When the Wan Chai Waterfront Promenade was launched with a 'Happy Pet' Family Fun Day on April 1, 2007, it was welcomed by city dog lovers.
After all, the harbour-front promenade lining Hung Hing Road touted itself as one of the few green public areas in Hong Kong that welcomed dogs. It had water taps they could drink from and provided bio-degradable bags for their waste. The promenade was one of only six dog parks in the city.
Now, after less than three years, it will close on January 27 to make way for the long-planned Central-Wan Chai Bypass. Dogs housed at the SPCA headquarters will be most affected, as they will no longer be able to enjoy shoreline walks.
But Michael Wong Ho-ming, deputy director of community development at the SPCA, says the promenade was always intended as a temporary solution, and the government is planning other parks. 'The government has realised how popular the pet parks are since the opening of the Wan Chai pet park, and it has decided to open five more in different areas,' he says.
Wong says pet-friendly parks have already opened in Sheung Wan and Yau Ma Tei, while three more are slated to open soon in Tai Po, Sham Shui Po and Tseung Kwan O. He says the main problem now is a lack of publicity. The SPCA is planning to organise events in the new Sheung Wan park soon to get the word out.
In the meantime, Wong says the organisation is pushing for the government to open other parks to pets. 'We hope the government will open part of Victoria Park for dogs - the location is accessible and the park is roomy, with grass and water, making it a great outdoor area for dogs.'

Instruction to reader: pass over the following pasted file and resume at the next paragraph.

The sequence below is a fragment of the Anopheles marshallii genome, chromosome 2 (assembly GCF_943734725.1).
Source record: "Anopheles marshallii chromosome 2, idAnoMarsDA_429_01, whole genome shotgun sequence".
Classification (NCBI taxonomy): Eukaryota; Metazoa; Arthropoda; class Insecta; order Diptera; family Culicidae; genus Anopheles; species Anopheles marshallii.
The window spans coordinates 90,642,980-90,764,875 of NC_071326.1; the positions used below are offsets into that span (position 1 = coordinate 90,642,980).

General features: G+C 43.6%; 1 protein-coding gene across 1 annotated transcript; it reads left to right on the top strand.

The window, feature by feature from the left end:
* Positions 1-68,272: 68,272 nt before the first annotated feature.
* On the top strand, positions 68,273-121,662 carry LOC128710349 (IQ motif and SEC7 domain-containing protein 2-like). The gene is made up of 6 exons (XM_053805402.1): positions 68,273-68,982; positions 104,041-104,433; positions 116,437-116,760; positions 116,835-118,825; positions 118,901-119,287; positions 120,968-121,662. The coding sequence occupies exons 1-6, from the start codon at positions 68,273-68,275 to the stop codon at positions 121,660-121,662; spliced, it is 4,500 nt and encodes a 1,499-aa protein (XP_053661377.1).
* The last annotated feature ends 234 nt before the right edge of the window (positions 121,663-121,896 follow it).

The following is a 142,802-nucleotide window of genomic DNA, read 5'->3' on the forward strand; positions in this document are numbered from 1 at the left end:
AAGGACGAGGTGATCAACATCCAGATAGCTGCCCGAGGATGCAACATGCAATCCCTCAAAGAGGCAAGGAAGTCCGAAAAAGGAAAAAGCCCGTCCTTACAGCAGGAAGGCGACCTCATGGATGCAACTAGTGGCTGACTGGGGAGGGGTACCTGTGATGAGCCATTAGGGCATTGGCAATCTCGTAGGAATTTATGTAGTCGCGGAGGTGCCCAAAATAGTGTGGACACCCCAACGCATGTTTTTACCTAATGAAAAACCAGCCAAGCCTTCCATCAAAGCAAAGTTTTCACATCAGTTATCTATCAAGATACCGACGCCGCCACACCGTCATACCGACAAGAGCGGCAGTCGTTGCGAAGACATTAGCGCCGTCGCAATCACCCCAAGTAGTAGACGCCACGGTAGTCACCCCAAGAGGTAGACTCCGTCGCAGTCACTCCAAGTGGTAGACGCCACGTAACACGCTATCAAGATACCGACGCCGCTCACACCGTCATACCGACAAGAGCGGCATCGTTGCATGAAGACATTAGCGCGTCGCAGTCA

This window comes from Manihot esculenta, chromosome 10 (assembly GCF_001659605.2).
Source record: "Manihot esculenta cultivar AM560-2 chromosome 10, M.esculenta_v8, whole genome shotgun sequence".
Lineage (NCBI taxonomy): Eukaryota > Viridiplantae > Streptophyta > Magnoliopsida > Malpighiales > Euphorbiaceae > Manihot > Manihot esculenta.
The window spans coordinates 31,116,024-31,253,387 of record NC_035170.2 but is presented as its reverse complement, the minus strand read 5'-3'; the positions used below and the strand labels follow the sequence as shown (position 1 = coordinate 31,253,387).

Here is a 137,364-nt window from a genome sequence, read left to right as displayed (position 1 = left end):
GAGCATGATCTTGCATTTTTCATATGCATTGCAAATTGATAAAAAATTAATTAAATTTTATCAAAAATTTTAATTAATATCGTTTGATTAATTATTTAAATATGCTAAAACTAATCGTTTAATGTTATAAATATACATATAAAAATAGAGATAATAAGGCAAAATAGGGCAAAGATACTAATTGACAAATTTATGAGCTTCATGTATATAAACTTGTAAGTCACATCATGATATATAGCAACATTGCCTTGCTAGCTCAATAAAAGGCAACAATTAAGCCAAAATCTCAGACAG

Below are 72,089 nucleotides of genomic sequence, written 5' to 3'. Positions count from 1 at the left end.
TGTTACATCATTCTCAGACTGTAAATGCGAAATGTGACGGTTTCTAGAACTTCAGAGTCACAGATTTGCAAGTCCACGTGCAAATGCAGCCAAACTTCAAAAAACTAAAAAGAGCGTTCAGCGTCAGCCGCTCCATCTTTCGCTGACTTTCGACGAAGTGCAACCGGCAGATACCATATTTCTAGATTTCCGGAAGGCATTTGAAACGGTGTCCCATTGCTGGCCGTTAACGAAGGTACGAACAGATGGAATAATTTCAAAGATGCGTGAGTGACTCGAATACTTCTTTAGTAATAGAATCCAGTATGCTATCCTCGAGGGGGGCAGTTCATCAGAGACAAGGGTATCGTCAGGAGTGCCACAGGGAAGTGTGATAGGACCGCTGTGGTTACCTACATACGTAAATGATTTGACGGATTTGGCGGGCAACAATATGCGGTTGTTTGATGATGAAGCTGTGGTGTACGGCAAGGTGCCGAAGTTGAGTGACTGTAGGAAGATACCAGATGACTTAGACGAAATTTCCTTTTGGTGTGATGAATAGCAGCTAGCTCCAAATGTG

Vivian Wong, owner of Bun Bun, a goldendoodle, agrees there is not enough space in Hong Kong for dogs to run around. "I don't know anywhere else with this much space for dogs," she says, referring to the Wan Chai Waterfront Promenade. Another dog lover, Jasmine Au Ka-lee, who lives in Tsing Yi, says she sometimes has to walk her dogs in car parks because most pet parks are difficult for her to get to.
And it is not only dog lovers who are upset about the imminent closure of the promenade.
Yam Kai-ming, owner of Gum Gum, an orange tabby, is disappointed to lose such a beautiful spot to give his cat some exercise and fresh air. 'The area is spacious and it's totally pet friendly. Dogs and cats both get their own space,' he says. 'It's the best place in Hong Kong to spend some time with your pet. I've even seen people taking their hamsters for a walk.'
Like the SPCA's Wong, Randy Au Fung-lin, chairman of Green Animals Education Foundation, says the answer is to promote the city's new pet-friendly parks.
'Although a new pet park opened in Sheung Wan recently, very few people know about it,' she says, adding that the government also needed to consider access to pet-friendly parks.
'We need to bear in mind that pets cannot ride on public transportation and not everyone owns a car,' she says. 'We hope the government will take care of us pet lovers.'
Additional reporting by Chris Taylor